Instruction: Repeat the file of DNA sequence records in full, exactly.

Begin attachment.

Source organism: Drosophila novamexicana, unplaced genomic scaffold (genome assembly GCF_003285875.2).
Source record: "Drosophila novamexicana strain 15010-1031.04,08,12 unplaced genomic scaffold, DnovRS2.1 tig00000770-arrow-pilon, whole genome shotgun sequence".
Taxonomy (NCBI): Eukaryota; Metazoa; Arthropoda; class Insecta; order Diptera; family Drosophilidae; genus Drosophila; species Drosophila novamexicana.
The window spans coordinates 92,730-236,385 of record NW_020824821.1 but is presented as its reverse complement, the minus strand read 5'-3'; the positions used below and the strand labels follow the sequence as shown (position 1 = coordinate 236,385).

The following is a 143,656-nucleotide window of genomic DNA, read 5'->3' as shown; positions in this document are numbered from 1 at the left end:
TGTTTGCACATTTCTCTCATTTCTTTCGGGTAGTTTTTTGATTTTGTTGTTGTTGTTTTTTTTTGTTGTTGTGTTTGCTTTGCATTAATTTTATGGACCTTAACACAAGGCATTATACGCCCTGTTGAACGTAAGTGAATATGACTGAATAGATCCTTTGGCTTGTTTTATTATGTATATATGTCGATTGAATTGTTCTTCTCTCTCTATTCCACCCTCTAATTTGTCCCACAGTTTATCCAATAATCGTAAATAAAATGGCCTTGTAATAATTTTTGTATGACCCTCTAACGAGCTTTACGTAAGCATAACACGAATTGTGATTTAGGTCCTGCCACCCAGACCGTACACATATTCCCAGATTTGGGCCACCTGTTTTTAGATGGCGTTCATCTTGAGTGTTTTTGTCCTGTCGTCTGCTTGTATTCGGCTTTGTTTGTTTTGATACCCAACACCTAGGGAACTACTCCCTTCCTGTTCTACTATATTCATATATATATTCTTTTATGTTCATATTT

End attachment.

Source organism: Drosophila novamexicana, unplaced genomic scaffold (genome assembly GCF_003285875.2).
Source record: "Drosophila novamexicana strain 15010-1031.04,08,12 unplaced genomic scaffold, DnovRS2.1 tig00000770-arrow-pilon, whole genome shotgun sequence".
Taxonomy (NCBI): Eukaryota; Metazoa; Arthropoda; class Insecta; order Diptera; family Drosophilidae; genus Drosophila; species Drosophila novamexicana.
The window spans coordinates 92,730-236,385 of record NW_020824821.1 but is presented as its reverse complement, the minus strand read 5'-3'; the positions used below and the strand labels follow the sequence as shown (position 1 = coordinate 236,385).

The following is a 143,656-nucleotide window of genomic DNA, read 5'->3' as shown; positions in this document are numbered from 1 at the left end:
TGTTTGCACATTTCTCTCATTTCTTTCGGGTAGTTTTTTGATTTTGTTGTTGTTGTTTTTTTTTGTTGTTGTGTTTGCTTTGCATTAATTTTATGGACCTTAACACAAGGCATTATACGCCCTGTTGAACGTAAGTGAATATGACTGAATAGATCCTTTGGCTTGTTTTATTATGTATATATGTCGATTGAATTGTTCTTCTCTCTCTATTCCACCCTCTAATTTGTCCCACAGTTTATCCAATAATCGTAAATAAAATGGCCTTGTAATAATTTTTGTATGACCCTCTAACGAGCTTTACGTAAGCATAACACGAATTGTGATTTAGGTCCTGCCACCCAGACCGTACACATATTCCCAGATTTGGGCCACCTGTTTTTAGATGGCGTTCATCTTGAGTGTTTTTGTCCTGTCGTCTGCTTGTATTCGGCTTTGTTTGTTTTGATACCCAACACCTAGGGAACTACTCCCTTCCTGTTCTACTATATTCATATATATATTCTTTTATGTTCATATTT